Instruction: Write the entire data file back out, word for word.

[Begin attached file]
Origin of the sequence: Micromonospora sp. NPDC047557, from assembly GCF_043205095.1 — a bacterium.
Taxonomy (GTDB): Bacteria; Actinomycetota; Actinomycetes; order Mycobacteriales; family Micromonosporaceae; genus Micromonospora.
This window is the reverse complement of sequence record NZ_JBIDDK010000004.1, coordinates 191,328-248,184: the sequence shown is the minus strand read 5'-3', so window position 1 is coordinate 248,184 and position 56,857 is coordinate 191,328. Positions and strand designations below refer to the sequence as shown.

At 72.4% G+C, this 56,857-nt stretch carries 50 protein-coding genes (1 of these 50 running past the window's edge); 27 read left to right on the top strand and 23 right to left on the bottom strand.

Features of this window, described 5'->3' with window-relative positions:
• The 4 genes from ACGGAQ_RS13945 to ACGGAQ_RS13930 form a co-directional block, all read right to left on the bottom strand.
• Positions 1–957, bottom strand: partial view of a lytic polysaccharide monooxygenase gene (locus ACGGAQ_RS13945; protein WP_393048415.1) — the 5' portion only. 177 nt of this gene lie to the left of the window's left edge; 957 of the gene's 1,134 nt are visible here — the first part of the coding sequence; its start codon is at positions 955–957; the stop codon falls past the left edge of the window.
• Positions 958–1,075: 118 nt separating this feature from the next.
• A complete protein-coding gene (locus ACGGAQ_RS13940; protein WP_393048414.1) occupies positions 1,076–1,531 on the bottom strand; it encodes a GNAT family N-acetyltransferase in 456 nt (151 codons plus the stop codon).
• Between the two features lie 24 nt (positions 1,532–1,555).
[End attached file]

Origin of the sequence: Micromonospora sp. NPDC047557, from assembly GCF_043205095.1 — a bacterium.
Taxonomy (GTDB): Bacteria; Actinomycetota; Actinomycetes; order Mycobacteriales; family Micromonosporaceae; genus Micromonospora.
This window is the reverse complement of sequence record NZ_JBIDDK010000004.1, coordinates 191,328-248,184: the sequence shown is the minus strand read 5'-3', so window position 1 is coordinate 248,184 and position 56,857 is coordinate 191,328. Positions and strand designations below refer to the sequence as shown.

At 72.4% G+C, this 56,857-nt stretch carries 50 protein-coding genes (1 of these 50 running past the window's edge); 27 read left to right on the top strand and 23 right to left on the bottom strand.

Features of this window, described 5'->3' with window-relative positions:
• The 4 genes from ACGGAQ_RS13945 to ACGGAQ_RS13930 form a co-directional block, all read right to left on the bottom strand.
• Positions 1–957, bottom strand: partial view of a lytic polysaccharide monooxygenase gene (locus ACGGAQ_RS13945; protein WP_393048415.1) — the 5' portion only. 177 nt of this gene lie to the left of the window's left edge; 957 of the gene's 1,134 nt are visible here — the first part of the coding sequence; its start codon is at positions 955–957; the stop codon falls past the left edge of the window.
• Positions 958–1,075: 118 nt separating this feature from the next.
• A complete protein-coding gene (locus ACGGAQ_RS13940; protein WP_393048414.1) occupies positions 1,076–1,531 on the bottom strand; it encodes a GNAT family N-acetyltransferase in 456 nt (151 codons plus the stop codon).
• Between the two features lie 24 nt (positions 1,532–1,555).